China promises housing program for new ally Nicaragua


The first project China says it is developing after relations are restored

Laureano Ortega Murillo signs the restoration of relations with China in December 2021. Photo: La Prensa

What are the experiences of Chinese investments in the region?

By La Prensa

HAVANA TIMES — A month and a half after restoring diplomatic relations with Nicaragua, Xi Jinping’s government promises to carry out its first “cooperation” project in Nicaragua consisting of a “big real estate project.” The project will last three years and will include 84 municipalities, as announced by the First Lady / VP of the country, Rosario Murillo.

But what are the experiences of other Central American countries that have relations with the Asian giant?

“We are working, we are finishing, and we can reveal that the government of the People’s Republic of China has approved an important cooperation project with Nicaragua and the Nicaraguan people, a large housing program for families throughout the country (.. .) the plan is for three years and will benefit tens of thousands of Nicaraguan families in 84 municipalities across the country,” Murillo said Jan. 28 during his midday speech, without providing the exact number of homes they plan to build. to construct.

During the Taiwan-Nicaragua relationship, Taiwanese cooperation was known for building these types of projects. The last was the “solidarity housing for vulnerable families” program that the regime extended to 49 municipalities, and which, according to the Taiwanese authorities, meant the construction of 400 housing units in 2021.

What is China investing in?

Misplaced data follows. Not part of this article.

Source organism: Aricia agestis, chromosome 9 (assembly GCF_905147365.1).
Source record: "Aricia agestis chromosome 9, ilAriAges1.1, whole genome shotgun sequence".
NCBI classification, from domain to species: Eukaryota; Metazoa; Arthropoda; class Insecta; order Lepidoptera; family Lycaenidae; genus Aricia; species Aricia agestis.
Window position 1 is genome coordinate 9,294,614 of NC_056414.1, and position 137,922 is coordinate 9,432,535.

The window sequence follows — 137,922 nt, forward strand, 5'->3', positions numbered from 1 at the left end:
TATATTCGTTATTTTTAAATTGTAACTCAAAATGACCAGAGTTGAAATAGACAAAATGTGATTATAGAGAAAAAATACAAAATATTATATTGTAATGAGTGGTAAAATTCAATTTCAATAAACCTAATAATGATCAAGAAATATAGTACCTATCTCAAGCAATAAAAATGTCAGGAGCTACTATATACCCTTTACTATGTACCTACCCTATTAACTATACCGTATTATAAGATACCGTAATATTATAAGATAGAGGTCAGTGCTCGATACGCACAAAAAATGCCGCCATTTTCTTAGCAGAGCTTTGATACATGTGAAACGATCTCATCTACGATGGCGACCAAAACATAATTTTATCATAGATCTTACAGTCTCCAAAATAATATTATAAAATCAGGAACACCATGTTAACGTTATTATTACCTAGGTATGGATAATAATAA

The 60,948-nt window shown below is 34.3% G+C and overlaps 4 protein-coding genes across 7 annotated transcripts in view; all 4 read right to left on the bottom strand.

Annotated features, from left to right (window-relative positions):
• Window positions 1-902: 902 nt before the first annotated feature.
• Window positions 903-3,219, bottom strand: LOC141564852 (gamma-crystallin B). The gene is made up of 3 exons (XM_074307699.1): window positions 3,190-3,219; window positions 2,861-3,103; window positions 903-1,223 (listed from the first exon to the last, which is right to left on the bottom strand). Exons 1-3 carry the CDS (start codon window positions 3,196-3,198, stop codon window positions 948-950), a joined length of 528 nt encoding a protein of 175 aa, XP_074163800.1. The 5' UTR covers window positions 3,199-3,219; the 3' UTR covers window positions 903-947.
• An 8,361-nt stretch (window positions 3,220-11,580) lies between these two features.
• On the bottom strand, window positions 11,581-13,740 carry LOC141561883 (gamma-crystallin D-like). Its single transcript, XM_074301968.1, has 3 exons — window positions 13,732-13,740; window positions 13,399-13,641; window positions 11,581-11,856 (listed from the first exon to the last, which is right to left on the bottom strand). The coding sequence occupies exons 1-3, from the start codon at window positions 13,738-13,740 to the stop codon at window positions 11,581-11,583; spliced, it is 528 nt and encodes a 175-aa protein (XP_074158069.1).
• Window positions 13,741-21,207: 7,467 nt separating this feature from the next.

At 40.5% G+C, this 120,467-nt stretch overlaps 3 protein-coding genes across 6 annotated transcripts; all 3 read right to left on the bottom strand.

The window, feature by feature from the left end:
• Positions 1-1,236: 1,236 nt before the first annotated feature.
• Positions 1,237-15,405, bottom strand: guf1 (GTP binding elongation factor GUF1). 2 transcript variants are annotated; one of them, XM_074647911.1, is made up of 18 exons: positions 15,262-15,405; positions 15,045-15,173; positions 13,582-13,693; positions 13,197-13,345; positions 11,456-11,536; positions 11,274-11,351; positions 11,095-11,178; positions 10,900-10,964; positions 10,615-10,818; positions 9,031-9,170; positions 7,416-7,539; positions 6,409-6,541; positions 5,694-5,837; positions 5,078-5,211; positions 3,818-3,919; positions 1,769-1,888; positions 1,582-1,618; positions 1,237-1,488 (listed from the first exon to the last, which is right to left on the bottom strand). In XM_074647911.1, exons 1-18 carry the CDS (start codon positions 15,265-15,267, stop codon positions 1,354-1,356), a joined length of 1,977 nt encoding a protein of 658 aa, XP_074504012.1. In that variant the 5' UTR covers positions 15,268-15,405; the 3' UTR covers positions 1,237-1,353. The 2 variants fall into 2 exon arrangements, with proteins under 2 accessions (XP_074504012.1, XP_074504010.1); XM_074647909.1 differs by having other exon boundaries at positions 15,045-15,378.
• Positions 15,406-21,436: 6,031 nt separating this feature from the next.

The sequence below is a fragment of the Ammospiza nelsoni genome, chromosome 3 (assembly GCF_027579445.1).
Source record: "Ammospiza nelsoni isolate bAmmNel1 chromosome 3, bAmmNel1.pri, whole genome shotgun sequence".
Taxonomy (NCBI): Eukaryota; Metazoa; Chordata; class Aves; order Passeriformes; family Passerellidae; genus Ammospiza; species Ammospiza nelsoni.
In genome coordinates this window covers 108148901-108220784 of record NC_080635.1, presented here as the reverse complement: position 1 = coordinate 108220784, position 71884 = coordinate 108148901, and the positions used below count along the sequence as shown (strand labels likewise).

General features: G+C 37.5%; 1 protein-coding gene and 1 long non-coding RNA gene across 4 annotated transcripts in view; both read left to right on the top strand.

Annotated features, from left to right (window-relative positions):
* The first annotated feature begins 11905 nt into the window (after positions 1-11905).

The international relations experts consulted by LA PRENSA agree that Beijing is seeking to increase and strengthen its commercial position in the world and among its main investment objectives for the coming years is Latin America and especially the Central America.

Andres Serbin, international analyst and president of the Regional Coordinator of Economic and Social Research (CRIES), founded in Managua in 1982, explains that what China is offering instead of Taiwan surely has to do with some type of investment and the rare possibility of loans.

Andres Serbin, international analyst and president of the Regional Coordinator for Economic and Social Research (CRIES).

“China has been quite reluctant to offer loans in Latin America. It has reduced the amount of loans but has increased its investments aimed at extracting the minerals that are important for them to have for their own development,” he told La Prensa.

Carlos Malamud, senior researcher for America at the Royal Elcano Institute, says China is definitely in Latin America “from a long-term perspective, looking for a supply of raw materials, food and minerals”. From this point of view, what Nicaragua can offer “is relatively little. Nicaragua is a very small country, very poor and with a very limited market. However, from a political point of view, it is good for China because Nicaragua has now recognized the Beijing government.

At the same time, he notes that the Chinese economy “is not going through great instability. It obviously does not have the other setbacks of the other powers. However, the situation is still quite delicate”.